Captain’s Blog – March 31, 2010 – Marathon Florida Keys – We wait for it each spring. Some years it’s more spectacular than others. This season looks to be a chart-topper.
I’m talking about the annual sailfish migration through the Keys. They are moving west to spawn. They travel in great numbers and perform a phenomenon called “tailing.” In search of baitfish, the sails surf the currents with their tails exposed on the surface at the color change in the Gulf Stream.
During the past week or so, the hottest sailfish action has been American Shoal off Looe Key where there is a very distinct color change occurring in the 200- to 300- foot depths. Most of the sails have been spotted on the dirty side of the color change and then caught as they ambush baits on the blue side.
Most charter captains are using large pilchards as well as cigar minnows as bait. If neither is available, small blue runners and live ballyhoo will work. The ‘hoo have been few and far between lately, but if you are lucky enough to find some, they are irresistible to the sailfish.
Among the tailing sails are good numbers of cobia. Most captains report seeing them in pairs and are using the same baits and tactics that are working for the sailfish. Some of the cobes have been upward of 60 pounds. They make for a tasty bonus when sport fishing. There has also been a smattering of dolphin in the blue water mix.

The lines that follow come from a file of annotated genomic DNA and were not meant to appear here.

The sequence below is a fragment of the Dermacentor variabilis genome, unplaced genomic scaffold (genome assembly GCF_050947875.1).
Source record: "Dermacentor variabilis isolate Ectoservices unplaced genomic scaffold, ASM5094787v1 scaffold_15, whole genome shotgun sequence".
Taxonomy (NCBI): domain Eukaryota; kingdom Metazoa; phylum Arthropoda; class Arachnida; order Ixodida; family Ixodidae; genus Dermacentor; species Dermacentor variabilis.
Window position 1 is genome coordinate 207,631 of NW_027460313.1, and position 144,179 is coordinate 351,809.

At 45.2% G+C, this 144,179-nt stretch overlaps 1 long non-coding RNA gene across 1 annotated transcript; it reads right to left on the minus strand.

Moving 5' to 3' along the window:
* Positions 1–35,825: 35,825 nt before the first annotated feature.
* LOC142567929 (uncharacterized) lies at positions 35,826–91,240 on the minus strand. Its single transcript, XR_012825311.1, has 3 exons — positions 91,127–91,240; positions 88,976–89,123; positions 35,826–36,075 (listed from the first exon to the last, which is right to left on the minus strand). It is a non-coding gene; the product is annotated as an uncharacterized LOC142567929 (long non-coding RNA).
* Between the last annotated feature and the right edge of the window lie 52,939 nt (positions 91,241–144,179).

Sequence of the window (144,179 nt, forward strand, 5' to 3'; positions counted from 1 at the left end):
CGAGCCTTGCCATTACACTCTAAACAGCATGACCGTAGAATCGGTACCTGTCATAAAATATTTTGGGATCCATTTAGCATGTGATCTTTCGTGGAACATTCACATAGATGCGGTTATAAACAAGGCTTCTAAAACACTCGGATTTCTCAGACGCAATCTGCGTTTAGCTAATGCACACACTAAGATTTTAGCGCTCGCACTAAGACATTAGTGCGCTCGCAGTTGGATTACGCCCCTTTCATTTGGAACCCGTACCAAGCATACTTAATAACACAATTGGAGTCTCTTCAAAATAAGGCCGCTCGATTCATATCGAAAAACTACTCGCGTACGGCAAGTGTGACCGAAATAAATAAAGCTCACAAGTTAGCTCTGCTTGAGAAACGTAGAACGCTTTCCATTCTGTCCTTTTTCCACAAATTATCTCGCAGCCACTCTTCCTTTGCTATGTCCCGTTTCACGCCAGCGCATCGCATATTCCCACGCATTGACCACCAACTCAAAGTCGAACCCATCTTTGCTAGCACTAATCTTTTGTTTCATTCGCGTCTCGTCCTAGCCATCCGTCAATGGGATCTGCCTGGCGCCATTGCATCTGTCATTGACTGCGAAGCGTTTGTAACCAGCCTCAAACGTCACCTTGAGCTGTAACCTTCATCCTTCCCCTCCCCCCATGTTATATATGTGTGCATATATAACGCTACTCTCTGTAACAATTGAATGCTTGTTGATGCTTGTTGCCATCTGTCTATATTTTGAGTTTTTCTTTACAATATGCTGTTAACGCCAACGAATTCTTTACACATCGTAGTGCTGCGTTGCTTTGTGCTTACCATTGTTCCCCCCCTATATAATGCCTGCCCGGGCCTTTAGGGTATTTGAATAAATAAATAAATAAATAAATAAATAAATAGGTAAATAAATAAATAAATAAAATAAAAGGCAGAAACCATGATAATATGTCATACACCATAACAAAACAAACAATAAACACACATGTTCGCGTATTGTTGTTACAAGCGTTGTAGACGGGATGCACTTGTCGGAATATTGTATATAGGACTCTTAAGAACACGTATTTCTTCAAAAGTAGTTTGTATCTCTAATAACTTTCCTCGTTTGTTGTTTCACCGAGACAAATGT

Notably, there have been quite a few hammerhead sharks seen swimming on the surface at the color change. These make for an interesting sidebar while searching for sails and can often be baited up with a mackerel filet or a large live blue runner. Great news for the Marathon Sharkathon, which takes place April 9-10 at the 7 Mile Marina.
Fishing for yellowtail snapper in 35 to 40 feet of water on the reef remains very good. It will get better and the fish larger with each passing week. Right now, the ‘tails average 15 to 16 inches, with the occasional fish at 20 inches.
There is also a fair showing of mutton snapper mixed with the yellowtails. These can be taken on a large whole bait drifted back in your slick on 20-pound tackle. I like to use a ballyhoo or a whole sardine.
This approach also works well for kingfish, although you will need to add a short trace of wire to prevent bite offs. Most of the kings are running 10 to 20 pounds with a few larger ones joining in. To target the big boys, get some oversize live blue runners and drift them back on a large float or balloon and then hang on!
The patch reefs in the Middle Keys remain as active as ever with lots of mangrove, lane and yellowtail snapper. The most productive bait is shrimp. If your objective is to catch the largest of the mangroves, I recommend using small pilchards or two- to three-inch live pinfish on a HookUp Lures jig head.
There is also a reasonable showing of kingfish and Spanish mackerel on the patches, and many anglers have been rewarded recently with a tasty hogfish taking their shrimp bait.
If you’re looking for non-stop rod bending for the kids, head to the bay to fish for mangrove snapper and all the Spanish mackerel you could possibly want. Remember to use a short trace of light wire on your hooks or jig heads to prevent bite offs. Shrimp and cut bait will do the trick.